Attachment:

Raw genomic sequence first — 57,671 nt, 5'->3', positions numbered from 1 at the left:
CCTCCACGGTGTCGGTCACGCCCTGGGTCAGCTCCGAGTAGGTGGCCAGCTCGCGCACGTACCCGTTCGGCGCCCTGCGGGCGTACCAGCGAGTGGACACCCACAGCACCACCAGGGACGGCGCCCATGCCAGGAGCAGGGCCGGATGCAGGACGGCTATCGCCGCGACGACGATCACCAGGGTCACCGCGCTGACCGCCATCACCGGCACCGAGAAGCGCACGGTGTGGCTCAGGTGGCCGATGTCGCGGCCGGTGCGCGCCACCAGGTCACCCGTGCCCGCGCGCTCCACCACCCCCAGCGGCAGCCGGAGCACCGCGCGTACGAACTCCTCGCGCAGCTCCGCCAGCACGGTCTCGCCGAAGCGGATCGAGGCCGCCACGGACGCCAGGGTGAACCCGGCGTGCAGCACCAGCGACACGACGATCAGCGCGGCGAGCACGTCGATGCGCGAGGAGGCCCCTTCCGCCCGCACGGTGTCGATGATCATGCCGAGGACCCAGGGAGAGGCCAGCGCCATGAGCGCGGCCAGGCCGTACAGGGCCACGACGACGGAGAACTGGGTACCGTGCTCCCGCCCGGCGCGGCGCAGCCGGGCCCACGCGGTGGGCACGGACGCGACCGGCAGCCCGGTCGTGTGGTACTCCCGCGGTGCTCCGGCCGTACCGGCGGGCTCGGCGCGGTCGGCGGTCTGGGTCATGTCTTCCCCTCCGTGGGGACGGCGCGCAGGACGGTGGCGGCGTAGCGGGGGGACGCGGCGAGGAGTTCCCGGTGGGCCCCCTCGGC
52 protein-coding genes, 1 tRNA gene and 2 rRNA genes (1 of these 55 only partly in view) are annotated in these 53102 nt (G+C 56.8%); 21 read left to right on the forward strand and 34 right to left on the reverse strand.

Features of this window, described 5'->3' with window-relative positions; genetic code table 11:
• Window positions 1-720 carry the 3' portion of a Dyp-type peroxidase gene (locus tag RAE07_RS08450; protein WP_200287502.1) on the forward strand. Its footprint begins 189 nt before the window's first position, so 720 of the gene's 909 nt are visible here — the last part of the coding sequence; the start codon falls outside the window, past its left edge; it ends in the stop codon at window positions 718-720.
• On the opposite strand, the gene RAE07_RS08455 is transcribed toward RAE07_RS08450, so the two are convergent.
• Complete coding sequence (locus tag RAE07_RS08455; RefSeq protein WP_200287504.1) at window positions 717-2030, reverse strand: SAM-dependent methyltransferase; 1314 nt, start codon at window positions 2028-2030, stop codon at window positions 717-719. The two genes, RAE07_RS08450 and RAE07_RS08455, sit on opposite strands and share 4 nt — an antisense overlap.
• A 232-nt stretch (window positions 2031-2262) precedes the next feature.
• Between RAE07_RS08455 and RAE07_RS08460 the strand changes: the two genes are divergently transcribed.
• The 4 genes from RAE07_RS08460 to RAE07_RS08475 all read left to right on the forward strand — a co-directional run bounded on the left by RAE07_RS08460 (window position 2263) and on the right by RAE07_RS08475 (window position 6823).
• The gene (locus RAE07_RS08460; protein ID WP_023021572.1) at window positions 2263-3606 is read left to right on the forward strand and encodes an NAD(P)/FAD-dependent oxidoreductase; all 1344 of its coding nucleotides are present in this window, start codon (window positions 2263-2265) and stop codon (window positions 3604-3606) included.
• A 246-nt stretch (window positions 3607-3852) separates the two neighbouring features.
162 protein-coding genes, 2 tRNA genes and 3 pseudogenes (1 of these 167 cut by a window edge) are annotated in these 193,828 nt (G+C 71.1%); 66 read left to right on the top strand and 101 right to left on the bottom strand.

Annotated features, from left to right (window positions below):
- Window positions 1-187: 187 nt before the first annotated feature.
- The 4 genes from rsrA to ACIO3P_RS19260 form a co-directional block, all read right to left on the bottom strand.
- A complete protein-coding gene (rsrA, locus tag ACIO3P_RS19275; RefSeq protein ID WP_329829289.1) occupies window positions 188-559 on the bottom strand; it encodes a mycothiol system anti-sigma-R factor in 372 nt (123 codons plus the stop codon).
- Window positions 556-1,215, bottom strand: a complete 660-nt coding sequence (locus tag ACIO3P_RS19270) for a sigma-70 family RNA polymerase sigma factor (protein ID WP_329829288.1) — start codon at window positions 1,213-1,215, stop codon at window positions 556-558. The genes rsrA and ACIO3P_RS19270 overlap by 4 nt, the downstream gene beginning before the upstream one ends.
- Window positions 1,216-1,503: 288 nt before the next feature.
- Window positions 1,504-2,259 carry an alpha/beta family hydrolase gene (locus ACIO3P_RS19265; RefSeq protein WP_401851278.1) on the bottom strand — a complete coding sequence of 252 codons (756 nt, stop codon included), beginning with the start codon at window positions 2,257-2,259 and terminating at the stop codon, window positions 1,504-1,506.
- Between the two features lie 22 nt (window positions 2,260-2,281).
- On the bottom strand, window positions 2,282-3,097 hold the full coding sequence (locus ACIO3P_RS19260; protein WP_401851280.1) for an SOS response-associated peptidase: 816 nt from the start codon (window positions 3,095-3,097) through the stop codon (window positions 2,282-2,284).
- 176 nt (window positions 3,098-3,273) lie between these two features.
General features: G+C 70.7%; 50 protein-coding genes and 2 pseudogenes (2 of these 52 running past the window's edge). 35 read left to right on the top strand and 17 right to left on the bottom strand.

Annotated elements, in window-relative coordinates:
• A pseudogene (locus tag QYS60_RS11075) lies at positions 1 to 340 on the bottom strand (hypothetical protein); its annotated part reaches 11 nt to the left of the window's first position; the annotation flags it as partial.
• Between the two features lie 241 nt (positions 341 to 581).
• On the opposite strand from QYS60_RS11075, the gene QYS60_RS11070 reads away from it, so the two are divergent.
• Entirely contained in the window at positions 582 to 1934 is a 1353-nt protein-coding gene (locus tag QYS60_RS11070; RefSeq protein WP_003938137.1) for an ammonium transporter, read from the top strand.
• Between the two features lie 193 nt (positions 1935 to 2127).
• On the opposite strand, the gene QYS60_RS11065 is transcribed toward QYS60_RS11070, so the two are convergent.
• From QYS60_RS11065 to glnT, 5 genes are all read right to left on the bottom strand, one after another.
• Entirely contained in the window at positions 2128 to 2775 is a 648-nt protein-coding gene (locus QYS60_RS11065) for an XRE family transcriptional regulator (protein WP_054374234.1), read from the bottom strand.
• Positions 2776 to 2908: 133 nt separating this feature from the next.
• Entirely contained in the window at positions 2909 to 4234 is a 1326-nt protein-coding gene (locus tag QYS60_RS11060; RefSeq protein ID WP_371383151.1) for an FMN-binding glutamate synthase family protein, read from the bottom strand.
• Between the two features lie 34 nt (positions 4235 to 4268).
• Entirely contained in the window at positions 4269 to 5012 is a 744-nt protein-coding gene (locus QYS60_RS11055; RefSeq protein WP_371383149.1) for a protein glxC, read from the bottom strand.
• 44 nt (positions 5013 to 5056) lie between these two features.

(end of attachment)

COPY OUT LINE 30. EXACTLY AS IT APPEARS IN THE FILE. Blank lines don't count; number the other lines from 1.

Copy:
• Between the two features lie 193 nt (positions 1935 to 2127).